Much of the research in The School of Mathematics is inspired by problems arising in industry, engineering and many other scientific fields.
This can be to try and understand why certain industrial processes or devices do not work, or to improve current models used by industry to predict the efficiency, integrity and safety of their products.
Members of the School of Mathematics who conduct research in this area are: Mark Blyth, Mark Cooker, Paul Hammerton, Alexander Korobkin, Emilian Parau, Richard Purvis, Nigel Scott, and Robert Whittaker. These researchers have a wide range of modelling experience. Details of some of the past and present projects are included below.
Ditching of aircraft and ship slamming
Research Team: Alexander Korobkin, Mark Cooker, Richard Purvis
These two closely related projects are funded via the EU, SMAES (ditching) and TULCS (slamming). This work aims to develop a mathematical description of the violent water flows that occur after the relatively high-speed impact of a solid body into water (a ship slamming into rough seas, or an aircraft landing on water in an emergency). The object is to predict the complicated fluid-structure interaction that occurs as a body impacts at speed into water. A major objective is to predict the total force that the body is subjected to, and thereby assess whether the design is strong enough to withstand such an incident. Full numerical models of the process fail to accurately predict the behaviour at impact due to the small time scales and enormous forces present and these projects look to add theoretical understanding and predictions to improve industrial models. This in turn should lead to improved design and testing of both ships and aircraft during violent impact events. Both of these projects are closely linked with a number of industrial partners.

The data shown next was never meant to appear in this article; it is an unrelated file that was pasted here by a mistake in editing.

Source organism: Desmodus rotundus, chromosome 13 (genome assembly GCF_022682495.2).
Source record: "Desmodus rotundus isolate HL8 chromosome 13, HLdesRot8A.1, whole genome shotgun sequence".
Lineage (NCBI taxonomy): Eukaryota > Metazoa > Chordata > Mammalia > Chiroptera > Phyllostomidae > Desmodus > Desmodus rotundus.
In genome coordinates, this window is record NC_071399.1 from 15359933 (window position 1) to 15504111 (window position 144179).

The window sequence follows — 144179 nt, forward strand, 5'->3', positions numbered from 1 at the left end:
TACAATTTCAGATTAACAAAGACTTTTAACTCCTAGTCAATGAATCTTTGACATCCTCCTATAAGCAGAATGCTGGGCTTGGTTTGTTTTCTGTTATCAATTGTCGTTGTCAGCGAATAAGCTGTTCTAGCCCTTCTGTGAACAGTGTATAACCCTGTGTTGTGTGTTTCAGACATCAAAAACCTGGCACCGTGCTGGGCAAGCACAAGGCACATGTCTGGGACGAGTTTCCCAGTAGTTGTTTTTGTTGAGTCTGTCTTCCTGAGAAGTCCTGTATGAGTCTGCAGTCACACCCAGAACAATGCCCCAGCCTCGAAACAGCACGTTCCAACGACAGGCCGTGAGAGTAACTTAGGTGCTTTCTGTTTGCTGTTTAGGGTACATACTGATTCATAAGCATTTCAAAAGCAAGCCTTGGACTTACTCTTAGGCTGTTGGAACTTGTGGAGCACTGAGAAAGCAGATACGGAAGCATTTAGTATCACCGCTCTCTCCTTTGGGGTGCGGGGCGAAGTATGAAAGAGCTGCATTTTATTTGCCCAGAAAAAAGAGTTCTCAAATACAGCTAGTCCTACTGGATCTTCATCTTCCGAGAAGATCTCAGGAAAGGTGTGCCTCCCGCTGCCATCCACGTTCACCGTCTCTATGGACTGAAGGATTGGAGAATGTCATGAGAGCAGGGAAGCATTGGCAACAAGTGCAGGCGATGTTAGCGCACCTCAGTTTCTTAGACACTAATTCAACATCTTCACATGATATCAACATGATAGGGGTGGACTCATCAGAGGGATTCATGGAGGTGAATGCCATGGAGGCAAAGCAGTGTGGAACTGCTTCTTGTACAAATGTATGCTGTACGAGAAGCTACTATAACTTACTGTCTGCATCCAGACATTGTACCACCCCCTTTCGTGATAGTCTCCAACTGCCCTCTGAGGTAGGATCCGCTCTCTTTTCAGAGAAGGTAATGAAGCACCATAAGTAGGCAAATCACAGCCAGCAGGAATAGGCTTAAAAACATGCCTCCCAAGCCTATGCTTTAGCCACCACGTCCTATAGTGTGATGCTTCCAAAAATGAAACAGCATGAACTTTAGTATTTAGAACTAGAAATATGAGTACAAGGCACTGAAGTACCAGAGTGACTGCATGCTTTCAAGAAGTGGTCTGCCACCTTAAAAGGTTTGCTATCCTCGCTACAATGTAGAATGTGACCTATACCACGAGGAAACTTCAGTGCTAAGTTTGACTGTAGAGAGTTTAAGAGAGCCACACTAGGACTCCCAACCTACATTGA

Research Team: Mark Cooker
Understanding how waves break against a seawall, and particularly how much force (or potential damage) they impart is a crucial part of designing effective and lasting sea defences. Across many areas of the UK and beyond, effective sea walls are crucial to protect areas of human habitation, as well as farming and conservation areas, from tides and wave motion. The seawall is designed to reflect the energy in the wave back out to sea but must be carefully constructed to ensure the wall, and any other structures attached to it, can cope with large amount of energy contained in each wave impact. Mathematical models have been developed to predict the typical loads experienced by the wall, and current work is looking at how cracks in a seawall can be exacerbated by wave impact. Understanding how the sand at the base of the wall is scoured (or eroded) away is also important.
Breaking wave approaching Cromer beach
Droplet impacts and aircraft icing
Research Team: Richard Purvis
When flying through cloud at or below freezing, aircraft can accrete ice on all forward facing components, most crucially on the leading edge of a wing or tail, around the engine intakes and on the rotor blades of a helicopter. Supercooled water droplets suspended in the cloud impact upon the aircraft. After impact, dependent on many factors such as temperature, droplet size and speed, this water then spreads and freezes. The resultant ice can build up quite quickly and can have serious consequences with large increases in drag and decrease in lift, leading to a severe detrimental effect on the stability, control and safety of an aircraft. Modelling at UEA, along with colleagues at Cranfield and UCL, is trying to understand how droplet impacts and subsequent splashing influence the ice build up as, particularly for larger droplets, existing models tend to poorly predict the ice build up and this is mostly attributed to splashing. As well as examining droplet impact dynamics, other research areas include pre-impact air cushioning and droplet distortion.
Two examples of aircraft icing: Left on a wing and right on a propeller.
Images from the NASA Glen website.
Research Team: Mark Cooker, Richard Purvis, Robert Whittaker
Maths-in-Industry study groups are week-long workshops initiated by the University of Oxford in 1968, and provide a forum for industrial scientists to work alongside academic mathematicians on problems of direct industrial relevance. At each Study Group, mathematicians from around the world gather to work intensively on problems brought by outside companies. The problems can come from a variety of areas, including: fluid mechanics, chemistry, electronics, engineering, transport, environment, finance, optimisation, biology and medicine.
The School of Mathematics hosted the 85th European Study Group with Industry in 2012, and members of the School have wide experience of attending and participating in these events. These have included working on problems as diverse as designing a green roof for Ireland, predicting diver positioning using mobile phone technology, The effects of friction and compression on explosives, efficient silicon melting, and blown polysilicon fuses.